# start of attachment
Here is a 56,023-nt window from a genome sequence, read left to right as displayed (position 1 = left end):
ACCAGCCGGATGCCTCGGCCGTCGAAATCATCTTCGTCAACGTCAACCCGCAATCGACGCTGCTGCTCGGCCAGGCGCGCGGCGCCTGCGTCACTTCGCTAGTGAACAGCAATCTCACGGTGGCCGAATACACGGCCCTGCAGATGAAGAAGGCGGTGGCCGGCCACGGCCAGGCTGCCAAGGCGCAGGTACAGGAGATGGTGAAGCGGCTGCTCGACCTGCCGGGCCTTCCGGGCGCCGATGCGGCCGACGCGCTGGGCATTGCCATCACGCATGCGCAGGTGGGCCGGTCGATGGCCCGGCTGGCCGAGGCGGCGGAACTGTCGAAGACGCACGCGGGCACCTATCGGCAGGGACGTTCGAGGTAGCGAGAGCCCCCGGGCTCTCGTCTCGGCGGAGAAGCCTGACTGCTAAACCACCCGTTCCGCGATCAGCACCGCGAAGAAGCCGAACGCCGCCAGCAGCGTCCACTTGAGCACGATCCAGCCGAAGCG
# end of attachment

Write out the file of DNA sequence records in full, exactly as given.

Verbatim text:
Here is a 56,023-nt window from a genome sequence, read left to right as displayed (position 1 = left end):
ACCAGCCGGATGCCTCGGCCGTCGAAATCATCTTCGTCAACGTCAACCCGCAATCGACGCTGCTGCTCGGCCAGGCGCGCGGCGCCTGCGTCACTTCGCTAGTGAACAGCAATCTCACGGTGGCCGAATACACGGCCCTGCAGATGAAGAAGGCGGTGGCCGGCCACGGCCAGGCTGCCAAGGCGCAGGTACAGGAGATGGTGAAGCGGCTGCTCGACCTGCCGGGCCTTCCGGGCGCCGATGCGGCCGACGCGCTGGGCATTGCCATCACGCATGCGCAGGTGGGCCGGTCGATGGCCCGGCTGGCCGAGGCGGCGGAACTGTCGAAGACGCACGCGGGCACCTATCGGCAGGGACGTTCGAGGTAGCGAGAGCCCCCGGGCTCTCGTCTCGGCGGAGAAGCCTGACTGCTAAACCACCCGTTCCGCGATCAGCACCGCGAAGAAGCCGAACGCCGCCAGCAGCGTCCACTTGAGCACGATCCAGCCGAAGCG